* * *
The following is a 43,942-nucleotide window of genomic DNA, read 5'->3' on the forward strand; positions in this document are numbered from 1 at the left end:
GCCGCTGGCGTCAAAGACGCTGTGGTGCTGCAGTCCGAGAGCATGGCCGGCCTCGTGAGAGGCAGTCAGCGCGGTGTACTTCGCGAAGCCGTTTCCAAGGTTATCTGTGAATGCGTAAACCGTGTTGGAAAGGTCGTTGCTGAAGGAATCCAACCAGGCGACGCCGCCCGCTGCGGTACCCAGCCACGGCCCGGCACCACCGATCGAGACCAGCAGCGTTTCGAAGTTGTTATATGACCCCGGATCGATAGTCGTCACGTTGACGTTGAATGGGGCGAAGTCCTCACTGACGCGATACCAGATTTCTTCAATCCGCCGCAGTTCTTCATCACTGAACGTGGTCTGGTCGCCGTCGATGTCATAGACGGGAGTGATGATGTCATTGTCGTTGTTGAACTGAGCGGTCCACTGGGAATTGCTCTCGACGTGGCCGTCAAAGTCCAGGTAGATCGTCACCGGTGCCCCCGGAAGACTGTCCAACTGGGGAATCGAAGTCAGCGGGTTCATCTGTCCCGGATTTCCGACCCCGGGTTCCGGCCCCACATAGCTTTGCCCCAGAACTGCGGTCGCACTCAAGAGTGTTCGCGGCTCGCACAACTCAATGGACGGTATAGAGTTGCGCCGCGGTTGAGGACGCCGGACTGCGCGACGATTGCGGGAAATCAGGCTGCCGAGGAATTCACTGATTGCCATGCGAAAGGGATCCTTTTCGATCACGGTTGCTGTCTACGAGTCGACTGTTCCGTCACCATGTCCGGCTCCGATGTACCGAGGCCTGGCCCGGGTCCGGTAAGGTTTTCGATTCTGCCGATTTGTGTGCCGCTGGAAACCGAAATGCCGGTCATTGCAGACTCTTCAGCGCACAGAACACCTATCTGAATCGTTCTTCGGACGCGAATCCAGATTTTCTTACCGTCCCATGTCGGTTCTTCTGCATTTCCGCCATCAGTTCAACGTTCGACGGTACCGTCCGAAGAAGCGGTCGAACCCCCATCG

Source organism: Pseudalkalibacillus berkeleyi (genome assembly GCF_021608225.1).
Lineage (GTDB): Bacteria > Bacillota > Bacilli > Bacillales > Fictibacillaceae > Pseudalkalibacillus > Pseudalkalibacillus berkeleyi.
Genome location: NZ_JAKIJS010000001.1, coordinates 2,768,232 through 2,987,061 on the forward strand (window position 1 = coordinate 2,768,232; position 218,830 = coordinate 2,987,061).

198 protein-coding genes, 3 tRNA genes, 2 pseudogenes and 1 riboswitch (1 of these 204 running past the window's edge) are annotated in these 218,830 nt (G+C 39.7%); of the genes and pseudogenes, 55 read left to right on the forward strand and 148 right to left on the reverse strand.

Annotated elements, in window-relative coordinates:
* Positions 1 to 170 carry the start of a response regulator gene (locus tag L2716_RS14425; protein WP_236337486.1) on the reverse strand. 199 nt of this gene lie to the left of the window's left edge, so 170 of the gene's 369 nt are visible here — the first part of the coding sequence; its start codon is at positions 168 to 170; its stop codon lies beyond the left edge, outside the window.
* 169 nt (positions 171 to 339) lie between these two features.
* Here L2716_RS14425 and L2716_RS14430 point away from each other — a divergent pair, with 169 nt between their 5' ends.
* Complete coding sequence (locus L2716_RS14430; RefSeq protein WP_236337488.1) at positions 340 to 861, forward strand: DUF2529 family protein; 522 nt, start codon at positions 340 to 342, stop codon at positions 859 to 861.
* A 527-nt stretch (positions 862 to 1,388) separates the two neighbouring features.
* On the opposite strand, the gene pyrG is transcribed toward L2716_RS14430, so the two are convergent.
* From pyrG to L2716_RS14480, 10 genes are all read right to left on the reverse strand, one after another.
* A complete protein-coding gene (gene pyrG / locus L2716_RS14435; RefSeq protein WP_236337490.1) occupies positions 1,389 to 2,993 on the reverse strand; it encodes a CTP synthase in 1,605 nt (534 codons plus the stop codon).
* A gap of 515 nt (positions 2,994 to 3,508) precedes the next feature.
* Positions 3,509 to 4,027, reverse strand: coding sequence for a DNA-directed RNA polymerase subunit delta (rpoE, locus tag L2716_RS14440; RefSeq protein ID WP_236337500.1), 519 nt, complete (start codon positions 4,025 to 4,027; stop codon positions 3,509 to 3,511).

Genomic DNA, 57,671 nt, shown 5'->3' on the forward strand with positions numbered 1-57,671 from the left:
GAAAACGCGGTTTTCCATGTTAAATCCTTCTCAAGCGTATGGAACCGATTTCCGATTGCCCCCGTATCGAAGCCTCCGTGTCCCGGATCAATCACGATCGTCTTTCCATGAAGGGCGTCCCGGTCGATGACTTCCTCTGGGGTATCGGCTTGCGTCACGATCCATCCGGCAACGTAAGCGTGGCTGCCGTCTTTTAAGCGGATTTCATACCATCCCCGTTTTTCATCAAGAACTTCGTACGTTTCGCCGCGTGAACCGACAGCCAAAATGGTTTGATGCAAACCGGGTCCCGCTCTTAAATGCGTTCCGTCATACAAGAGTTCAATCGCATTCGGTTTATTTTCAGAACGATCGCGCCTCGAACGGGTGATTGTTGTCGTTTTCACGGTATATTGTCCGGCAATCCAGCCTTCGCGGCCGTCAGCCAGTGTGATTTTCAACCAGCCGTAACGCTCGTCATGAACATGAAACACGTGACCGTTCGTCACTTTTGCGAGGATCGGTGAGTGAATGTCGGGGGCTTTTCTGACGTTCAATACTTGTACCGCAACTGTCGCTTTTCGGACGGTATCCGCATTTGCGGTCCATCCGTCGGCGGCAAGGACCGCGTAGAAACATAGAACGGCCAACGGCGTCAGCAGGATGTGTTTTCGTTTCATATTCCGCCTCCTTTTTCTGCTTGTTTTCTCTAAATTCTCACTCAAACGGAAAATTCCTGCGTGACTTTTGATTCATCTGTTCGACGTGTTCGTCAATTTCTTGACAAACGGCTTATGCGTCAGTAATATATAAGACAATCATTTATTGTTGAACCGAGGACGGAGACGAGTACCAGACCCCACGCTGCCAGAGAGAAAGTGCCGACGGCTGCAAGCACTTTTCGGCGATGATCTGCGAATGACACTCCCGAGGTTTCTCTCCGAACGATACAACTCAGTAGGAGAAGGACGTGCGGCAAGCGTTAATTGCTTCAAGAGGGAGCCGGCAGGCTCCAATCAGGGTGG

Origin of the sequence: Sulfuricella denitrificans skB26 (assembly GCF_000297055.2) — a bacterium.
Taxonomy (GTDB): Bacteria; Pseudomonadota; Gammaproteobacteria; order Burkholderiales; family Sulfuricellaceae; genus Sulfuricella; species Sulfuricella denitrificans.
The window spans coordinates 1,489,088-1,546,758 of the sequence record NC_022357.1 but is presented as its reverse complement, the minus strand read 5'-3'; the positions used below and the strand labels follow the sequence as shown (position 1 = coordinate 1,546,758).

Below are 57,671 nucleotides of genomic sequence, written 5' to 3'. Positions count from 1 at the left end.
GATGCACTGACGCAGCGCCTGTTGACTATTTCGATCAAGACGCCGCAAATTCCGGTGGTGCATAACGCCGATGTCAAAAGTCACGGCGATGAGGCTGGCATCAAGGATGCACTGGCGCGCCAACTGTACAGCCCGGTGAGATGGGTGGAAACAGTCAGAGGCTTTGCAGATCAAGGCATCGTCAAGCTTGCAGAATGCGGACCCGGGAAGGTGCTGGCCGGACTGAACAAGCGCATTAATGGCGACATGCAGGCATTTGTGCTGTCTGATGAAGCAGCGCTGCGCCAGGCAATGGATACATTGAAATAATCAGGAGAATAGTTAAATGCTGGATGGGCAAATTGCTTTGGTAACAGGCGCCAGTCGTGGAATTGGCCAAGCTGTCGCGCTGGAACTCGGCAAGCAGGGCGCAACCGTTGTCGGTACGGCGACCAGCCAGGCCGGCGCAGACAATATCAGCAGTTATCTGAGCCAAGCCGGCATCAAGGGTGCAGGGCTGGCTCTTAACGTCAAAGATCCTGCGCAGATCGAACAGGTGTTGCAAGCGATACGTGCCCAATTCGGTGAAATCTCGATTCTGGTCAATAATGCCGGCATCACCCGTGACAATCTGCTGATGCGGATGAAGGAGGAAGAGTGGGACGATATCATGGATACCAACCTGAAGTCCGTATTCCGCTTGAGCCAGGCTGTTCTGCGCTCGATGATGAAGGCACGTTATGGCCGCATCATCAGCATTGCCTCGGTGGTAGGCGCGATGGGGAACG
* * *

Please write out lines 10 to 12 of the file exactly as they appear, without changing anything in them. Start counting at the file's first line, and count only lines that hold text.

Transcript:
* Here L2716_RS14425 and L2716_RS14430 point away from each other — a divergent pair, with 169 nt between their 5' ends.
* Complete coding sequence (locus L2716_RS14430; RefSeq protein WP_236337488.1) at positions 340 to 861, forward strand: DUF2529 family protein; 522 nt, start codon at positions 340 to 342, stop codon at positions 859 to 861.
* A 527-nt stretch (positions 862 to 1,388) separates the two neighbouring features.